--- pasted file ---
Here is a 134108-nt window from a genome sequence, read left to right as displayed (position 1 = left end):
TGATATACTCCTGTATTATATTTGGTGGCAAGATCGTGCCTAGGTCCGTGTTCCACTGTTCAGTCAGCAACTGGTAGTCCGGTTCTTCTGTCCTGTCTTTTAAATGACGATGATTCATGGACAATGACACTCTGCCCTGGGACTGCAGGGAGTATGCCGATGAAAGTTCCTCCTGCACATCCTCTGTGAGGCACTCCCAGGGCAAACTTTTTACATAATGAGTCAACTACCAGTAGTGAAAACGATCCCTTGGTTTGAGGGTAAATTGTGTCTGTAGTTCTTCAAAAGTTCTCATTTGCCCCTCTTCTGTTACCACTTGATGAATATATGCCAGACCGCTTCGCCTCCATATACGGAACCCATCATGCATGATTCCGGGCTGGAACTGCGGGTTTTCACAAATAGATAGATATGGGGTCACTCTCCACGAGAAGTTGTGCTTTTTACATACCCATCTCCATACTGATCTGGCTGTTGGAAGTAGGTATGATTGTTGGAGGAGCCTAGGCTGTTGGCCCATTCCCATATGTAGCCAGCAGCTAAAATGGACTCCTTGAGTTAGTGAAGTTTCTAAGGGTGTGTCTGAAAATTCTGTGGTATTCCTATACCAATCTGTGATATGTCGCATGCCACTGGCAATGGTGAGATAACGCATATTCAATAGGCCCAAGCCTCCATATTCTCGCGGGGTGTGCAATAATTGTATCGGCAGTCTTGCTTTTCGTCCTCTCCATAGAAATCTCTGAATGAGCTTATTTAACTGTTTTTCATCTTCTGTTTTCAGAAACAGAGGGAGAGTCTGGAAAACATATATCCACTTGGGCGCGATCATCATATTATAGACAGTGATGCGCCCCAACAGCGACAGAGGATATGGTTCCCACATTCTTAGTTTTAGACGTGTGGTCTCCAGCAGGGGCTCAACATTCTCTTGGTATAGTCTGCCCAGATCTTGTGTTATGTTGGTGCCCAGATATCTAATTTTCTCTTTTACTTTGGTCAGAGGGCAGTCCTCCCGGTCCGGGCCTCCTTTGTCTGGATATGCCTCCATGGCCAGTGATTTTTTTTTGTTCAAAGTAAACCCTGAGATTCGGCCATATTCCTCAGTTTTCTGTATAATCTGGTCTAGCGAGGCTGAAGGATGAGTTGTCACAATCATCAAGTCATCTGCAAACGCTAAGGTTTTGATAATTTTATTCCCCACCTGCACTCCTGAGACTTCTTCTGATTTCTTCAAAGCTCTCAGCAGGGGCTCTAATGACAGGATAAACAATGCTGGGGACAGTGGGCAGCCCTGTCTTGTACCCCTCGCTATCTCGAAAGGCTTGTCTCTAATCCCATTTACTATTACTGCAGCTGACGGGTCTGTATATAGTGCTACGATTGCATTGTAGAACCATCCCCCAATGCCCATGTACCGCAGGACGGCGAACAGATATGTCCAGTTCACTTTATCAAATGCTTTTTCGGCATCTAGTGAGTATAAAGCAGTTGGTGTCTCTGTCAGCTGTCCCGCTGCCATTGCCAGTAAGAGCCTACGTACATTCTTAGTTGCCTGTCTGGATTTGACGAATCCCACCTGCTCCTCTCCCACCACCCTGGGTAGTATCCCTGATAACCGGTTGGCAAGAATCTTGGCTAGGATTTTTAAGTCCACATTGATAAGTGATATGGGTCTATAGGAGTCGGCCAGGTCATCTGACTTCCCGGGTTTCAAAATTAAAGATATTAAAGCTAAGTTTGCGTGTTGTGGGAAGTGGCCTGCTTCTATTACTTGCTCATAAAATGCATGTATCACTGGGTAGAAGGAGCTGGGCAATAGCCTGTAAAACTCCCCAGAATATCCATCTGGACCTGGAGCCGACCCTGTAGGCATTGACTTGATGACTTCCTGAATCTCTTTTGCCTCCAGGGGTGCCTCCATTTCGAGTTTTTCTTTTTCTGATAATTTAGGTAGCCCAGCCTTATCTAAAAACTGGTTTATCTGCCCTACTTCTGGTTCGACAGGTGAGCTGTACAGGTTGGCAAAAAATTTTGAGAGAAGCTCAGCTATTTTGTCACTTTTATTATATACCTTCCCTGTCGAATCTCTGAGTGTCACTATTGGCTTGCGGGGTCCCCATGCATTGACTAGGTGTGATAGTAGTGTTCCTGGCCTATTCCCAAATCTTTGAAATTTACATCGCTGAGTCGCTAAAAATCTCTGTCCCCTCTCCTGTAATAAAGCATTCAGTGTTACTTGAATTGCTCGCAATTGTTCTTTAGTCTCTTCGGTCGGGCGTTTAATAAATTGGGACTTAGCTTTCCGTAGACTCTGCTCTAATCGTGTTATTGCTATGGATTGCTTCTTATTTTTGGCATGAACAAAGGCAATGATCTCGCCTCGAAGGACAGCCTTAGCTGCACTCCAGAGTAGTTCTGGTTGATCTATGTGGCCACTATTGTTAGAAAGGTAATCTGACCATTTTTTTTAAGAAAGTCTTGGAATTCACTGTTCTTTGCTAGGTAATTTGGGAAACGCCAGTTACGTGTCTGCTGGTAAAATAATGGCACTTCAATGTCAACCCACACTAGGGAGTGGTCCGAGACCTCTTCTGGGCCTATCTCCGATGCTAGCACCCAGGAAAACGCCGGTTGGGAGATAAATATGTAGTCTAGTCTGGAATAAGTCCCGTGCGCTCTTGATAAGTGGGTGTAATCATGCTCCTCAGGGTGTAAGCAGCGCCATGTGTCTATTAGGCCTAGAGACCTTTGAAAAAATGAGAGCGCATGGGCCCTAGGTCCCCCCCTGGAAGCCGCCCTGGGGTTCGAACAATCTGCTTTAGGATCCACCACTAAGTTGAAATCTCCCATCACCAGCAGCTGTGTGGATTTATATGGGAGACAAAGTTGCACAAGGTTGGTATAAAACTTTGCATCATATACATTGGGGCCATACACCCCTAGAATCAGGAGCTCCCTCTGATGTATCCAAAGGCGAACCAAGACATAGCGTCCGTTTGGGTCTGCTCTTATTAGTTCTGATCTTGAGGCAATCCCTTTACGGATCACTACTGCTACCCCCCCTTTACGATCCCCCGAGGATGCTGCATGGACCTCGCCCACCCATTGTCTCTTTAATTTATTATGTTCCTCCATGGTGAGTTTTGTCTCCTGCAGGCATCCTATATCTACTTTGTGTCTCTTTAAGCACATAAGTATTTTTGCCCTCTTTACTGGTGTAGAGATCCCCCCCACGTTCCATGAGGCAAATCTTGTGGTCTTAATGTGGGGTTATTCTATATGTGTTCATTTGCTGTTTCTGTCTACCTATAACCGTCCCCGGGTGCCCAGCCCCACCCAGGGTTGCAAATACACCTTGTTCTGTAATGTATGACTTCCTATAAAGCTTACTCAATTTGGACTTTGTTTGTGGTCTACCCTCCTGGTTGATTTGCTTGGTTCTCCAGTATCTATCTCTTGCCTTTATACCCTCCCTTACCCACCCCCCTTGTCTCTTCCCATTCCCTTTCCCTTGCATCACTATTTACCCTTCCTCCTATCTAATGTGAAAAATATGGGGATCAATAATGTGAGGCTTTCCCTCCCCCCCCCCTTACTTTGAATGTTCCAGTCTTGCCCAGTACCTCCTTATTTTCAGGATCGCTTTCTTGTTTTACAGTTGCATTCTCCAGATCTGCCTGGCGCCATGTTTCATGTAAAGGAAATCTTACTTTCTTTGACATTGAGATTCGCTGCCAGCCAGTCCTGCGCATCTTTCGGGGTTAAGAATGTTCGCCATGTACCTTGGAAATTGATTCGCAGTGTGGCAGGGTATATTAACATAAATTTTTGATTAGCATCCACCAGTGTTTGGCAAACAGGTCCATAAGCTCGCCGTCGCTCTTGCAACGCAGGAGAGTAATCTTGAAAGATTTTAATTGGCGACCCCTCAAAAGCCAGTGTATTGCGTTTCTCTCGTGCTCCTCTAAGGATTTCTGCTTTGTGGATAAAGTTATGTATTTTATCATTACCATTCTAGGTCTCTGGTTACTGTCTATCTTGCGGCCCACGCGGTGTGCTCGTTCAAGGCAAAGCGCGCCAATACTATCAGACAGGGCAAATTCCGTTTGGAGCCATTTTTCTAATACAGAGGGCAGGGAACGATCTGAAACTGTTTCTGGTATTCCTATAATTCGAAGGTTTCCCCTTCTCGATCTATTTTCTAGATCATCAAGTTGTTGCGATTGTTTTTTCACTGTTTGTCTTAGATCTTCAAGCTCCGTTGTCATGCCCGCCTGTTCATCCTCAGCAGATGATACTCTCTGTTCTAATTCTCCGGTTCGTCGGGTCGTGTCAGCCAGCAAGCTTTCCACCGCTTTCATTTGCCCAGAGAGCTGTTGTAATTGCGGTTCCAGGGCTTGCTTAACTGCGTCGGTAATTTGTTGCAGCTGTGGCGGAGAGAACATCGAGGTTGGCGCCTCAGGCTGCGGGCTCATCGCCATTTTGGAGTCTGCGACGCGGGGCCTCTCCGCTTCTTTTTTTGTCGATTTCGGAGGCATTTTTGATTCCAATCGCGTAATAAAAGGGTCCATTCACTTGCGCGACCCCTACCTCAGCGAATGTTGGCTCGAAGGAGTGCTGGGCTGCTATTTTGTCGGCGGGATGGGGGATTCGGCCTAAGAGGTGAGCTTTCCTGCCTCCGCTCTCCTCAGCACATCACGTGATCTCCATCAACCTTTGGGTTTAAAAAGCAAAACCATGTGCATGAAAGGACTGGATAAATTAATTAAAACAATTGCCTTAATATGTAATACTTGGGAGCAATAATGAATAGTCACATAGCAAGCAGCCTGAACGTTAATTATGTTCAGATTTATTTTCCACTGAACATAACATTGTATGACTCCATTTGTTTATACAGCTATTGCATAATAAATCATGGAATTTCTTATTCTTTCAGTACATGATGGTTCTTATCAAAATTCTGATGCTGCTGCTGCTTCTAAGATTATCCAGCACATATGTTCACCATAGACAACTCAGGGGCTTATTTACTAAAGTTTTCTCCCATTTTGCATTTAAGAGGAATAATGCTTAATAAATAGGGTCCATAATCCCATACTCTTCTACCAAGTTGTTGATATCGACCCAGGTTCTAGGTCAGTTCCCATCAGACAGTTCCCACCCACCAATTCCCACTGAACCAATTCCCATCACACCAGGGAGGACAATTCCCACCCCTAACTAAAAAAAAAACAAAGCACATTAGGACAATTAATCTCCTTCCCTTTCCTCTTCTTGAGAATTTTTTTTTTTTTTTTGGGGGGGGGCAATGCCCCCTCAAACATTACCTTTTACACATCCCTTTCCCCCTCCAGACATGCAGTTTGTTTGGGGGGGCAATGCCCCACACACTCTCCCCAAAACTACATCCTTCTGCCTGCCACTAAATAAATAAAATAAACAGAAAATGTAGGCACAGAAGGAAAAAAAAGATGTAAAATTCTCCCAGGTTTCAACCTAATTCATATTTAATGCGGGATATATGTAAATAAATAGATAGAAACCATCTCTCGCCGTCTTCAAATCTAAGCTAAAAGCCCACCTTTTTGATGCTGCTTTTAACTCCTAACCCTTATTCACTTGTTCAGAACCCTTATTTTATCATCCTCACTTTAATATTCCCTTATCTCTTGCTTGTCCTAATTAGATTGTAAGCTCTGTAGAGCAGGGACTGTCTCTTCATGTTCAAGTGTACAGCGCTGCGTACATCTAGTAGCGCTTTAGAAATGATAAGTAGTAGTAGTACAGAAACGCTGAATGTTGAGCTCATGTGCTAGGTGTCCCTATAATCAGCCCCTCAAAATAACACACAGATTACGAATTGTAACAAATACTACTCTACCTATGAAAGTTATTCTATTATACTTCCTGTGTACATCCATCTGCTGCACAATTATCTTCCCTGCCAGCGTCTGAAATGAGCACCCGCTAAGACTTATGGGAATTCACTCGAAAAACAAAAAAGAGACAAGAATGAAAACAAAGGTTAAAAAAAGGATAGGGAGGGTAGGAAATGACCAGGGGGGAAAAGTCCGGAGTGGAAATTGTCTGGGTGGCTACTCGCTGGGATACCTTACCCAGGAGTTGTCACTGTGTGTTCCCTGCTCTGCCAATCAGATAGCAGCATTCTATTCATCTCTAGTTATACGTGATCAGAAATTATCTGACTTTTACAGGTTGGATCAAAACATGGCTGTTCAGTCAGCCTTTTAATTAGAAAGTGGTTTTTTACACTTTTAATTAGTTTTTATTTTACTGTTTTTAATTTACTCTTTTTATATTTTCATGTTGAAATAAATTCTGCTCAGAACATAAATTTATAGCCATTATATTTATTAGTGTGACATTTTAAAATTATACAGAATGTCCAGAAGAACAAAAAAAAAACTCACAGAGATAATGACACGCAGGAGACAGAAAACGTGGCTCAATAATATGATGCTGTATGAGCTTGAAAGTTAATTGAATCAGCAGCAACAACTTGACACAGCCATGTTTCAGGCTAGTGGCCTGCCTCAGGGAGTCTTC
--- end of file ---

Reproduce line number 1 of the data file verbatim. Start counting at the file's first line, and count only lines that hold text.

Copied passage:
Here is a 134108-nt window from a genome sequence, read left to right as displayed (position 1 = left end):